ADHD in Women

Why ADHD in Women is Routinely Dismissed, Misdiagnosed, and Treated Inadequately

ADHD is not a male disorder, but men and boys are diagnosed far more commonly than women and girls. Why? Lingering stereotypes, referral bias, internalized symptoms, gender role expectations, comorbidities, and hormonal fluctuations all complicate the ADHD presentation in women. Here, learn about common signs and symptoms of ADHD in women, plus roadblocks to a thorough evaluation and effective treatment.

profiles of women

ADHD is a neurological disorder characterized by a persistent pattern of inattention — with or without hyperactivity and impulsivity — that interferes with daily functioning. While the prevalence rates are increasingly similar by gender, the diagnosis rate among American men is nearly 69% higher than it is among American women (5.4% of men in the U.S. have an ADHD diagnosis vs. just 3.2% of women.1)

Why? ADHD in women does not comply with stereotypes. Its distinct symptom presentation is skewed toward inattentiveness – a feature that explains, in part, why ADHD in women is still largely misunderstood, overlooked, and inadequately studied.

Despite improved ADHD awareness in general, science still stands to learn and untangle much about ADHD in women — particularly the influence of biology, neurology, and gender constructs on the condition’s appearance, trajectory, and treatment course.

ADHD in Women: Historical Perspectives

Our understanding of ADHD has evolved significantly. Once considered a condition defined by measures of hyperactivity in children, ADHD is now understood to include inattentiveness and to potentially last a lifetime. Still, many outdated ADHD stereotypes persist both in and outside the medical community, hampering the study, detection, and treatment of ADHD in women today. Recent research predicts serious mental and physical health outcomes for women who are inadequately evaluated and treated due to noxious ADHD myths like the following:

  • ADHD is a male disorder. Hyperactive boys, deemed disruptive and unmanageable, were the ones referred to clinics. Early studies were based on the behaviors of these white hyperactive boys; these findings helped shape the diagnostic criteria and assessment scales still in use today.
  • ADHD is a childhood disorder. ADHD was long classified as a Disruptive Behavior Disorder of Childhood, based on the hallmark of hyperactivity. Over time, it has become clear that ADHD does not resolve at puberty, and that inattentive symptoms persist longer than hyperactive symptoms.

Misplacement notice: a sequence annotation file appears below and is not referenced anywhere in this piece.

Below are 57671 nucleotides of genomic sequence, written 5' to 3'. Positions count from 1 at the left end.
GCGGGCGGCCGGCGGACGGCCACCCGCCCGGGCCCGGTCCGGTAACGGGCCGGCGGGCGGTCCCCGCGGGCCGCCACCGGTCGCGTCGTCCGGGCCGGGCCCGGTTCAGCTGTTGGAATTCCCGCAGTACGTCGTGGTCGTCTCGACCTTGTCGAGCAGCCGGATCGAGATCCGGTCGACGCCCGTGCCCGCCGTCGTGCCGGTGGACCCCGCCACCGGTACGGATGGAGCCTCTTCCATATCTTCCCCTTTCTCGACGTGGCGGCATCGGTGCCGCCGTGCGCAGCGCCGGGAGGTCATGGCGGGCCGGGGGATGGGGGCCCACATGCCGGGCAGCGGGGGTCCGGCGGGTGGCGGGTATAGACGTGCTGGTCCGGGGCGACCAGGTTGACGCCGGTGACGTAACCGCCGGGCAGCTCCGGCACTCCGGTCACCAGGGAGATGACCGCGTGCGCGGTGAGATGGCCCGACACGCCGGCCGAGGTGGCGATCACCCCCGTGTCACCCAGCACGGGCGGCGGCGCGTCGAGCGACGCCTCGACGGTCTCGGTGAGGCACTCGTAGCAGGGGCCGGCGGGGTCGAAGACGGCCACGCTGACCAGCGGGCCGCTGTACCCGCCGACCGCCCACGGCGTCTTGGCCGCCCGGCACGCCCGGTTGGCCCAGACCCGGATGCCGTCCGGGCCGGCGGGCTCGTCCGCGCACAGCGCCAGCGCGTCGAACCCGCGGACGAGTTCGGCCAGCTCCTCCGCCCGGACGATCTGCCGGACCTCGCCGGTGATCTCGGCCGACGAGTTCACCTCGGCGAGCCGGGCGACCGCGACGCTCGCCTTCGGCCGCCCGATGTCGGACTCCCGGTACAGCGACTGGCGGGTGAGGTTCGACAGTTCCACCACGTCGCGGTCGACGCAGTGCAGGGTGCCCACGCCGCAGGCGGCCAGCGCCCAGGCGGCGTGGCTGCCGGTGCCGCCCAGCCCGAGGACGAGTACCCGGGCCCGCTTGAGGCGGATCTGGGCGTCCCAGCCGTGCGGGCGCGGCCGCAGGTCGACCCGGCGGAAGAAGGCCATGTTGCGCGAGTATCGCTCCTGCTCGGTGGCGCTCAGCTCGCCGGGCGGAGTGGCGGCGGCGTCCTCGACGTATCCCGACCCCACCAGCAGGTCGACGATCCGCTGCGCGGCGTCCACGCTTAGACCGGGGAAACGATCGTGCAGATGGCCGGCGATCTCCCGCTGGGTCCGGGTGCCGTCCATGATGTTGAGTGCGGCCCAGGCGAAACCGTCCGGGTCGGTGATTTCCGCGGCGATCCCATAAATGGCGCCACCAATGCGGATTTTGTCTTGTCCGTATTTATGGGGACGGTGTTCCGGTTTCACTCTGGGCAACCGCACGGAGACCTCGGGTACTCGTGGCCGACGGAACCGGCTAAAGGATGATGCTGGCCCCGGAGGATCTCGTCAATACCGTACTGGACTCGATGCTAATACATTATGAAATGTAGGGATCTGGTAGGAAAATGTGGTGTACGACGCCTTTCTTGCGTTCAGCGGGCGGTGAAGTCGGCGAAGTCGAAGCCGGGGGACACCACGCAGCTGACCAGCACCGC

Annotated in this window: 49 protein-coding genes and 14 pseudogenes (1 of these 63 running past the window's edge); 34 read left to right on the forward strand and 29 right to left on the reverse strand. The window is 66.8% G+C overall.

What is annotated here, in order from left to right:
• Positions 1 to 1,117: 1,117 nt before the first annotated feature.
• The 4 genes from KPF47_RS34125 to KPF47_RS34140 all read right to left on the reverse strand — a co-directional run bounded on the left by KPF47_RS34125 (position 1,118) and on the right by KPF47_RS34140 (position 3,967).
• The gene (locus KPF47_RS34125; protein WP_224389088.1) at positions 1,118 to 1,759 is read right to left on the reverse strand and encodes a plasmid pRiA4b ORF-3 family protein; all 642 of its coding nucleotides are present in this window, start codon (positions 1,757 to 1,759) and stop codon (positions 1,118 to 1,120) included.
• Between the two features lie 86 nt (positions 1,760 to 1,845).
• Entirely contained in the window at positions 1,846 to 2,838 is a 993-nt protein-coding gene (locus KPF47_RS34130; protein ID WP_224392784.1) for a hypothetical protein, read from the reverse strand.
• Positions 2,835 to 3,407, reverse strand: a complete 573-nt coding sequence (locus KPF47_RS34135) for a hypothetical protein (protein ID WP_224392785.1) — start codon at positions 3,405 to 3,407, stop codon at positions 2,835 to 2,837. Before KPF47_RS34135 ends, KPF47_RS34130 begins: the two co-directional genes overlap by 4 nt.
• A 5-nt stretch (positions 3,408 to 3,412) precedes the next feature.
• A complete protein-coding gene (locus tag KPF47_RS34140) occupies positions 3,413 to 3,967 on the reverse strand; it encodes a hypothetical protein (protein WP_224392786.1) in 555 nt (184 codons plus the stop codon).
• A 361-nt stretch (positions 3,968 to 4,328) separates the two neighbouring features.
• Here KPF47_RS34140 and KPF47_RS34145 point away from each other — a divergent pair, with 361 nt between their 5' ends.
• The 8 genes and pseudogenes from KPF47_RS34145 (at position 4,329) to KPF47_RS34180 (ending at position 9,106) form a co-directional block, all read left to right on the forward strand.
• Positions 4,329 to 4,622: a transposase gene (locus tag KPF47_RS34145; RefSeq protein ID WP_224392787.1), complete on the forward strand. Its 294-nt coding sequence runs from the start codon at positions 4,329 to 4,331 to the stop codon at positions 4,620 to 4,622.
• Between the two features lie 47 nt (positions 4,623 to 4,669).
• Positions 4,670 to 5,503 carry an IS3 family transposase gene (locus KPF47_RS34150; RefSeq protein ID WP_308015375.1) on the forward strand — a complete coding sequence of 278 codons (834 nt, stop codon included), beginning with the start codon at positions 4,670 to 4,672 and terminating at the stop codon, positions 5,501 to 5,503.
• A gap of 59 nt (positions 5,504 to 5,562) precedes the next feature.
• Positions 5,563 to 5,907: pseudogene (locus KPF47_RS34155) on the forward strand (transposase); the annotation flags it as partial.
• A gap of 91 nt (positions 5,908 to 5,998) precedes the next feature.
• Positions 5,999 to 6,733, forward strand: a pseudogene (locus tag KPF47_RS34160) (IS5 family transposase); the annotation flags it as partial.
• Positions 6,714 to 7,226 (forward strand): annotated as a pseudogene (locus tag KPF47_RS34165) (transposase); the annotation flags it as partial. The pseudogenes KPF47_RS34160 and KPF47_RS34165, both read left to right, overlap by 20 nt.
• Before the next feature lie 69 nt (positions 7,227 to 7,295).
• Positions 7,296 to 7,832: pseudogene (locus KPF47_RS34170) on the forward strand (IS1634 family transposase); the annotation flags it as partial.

[Checklist of ADHD Symptoms in Women]

ADHD in Women: Signs and Symptoms

ADHD in women primarily means a greater likelihood for the following:

  • inattentive symptom presentation, including, per the DSM-5
    • failing to give close attention to details or making careless mistakes in activities
    • trouble holding attention on tasks
    • not following through on instructions and failing to finish duties (e.g., losing focus, getting side-tracked)
    • trouble organizing tasks and activities
    • getting easily distracted
    • forgetfulness in daily activities
  • internalizing symptoms, including mood and anxiety.

ADHD in Women: Gender Role Expectations

ADHD in women is complicated by gender role expectations. Society’s long list of expectations for women — managing the self, the family, and the home — requires consistent coordination of executive functions.

Women with ADHD are not well-wired for these demands. But in seeking social acceptance, they are often determined to meet them, typically by masking symptoms and problems. Shame and self-blame fuel the dynamic interplay between societal expectations and ADHD’s executive dysfunction. To understand women with ADHD, clinicians cannot underestimate the extent to which women measure their self-worth and self-esteem according to their success in conforming to gender expectations.

ADHD in Women: Social Deficits

Women with ADHD, compared to men with ADHD, struggle more with socialization.

  • Women are often overwhelmed with the demands of relationships and tend to have fewer meaningful relationships as a result. They rarely initiate friendships, and have trouble maintaining them. Isolation protects from discomfort and confusion.
  • They often struggle with rejection sensitivity, an intense emotional response to real or perceived rejection, which can make social interaction a potential source of pain.
  • They are more likely to engage in risky sexual behaviors compared to women without ADHD. One theory for this is early recognition of sexuality as a shortcut to social acceptance. It’s common to find a history of early initiation of sexual activity, early intercourse, more sexual partners, more casual sex, less protected sex, more sexually transmitted infections, and more unplanned pregnancies in women with ADHD. While common, these experiences are aspects of ADHD that elicit shame.

[Click to Read: How to Make Friends as a Woman with ADHD]

ADHD in Women: Hypersensitivities

Women with ADHD tend to experience more central nervous system hypersensitivities compared to men with ADHD. They often report more of the following:

  • tactile defensiveness and sensory overload (to being touched, and to common items like clothing material, tags, loud music, light, smells, etc.)
  • somatic complaints, including headaches, migraines, stomach aches, and nausea
  • sleep difficulties

ADHD in Women: Comorbidities

By adulthood, most women with ADHD have at least one comorbid disorder that can complicate the ADHD symptom picture, including:

ADHD in Women: Impulsivity

Symptoms of impulsivity further influence how ADHD presents in women. Impulsivity is associated with

  • gender atypical behaviors, including behaviors perceived as controlling, demanding, easily irritated, etc.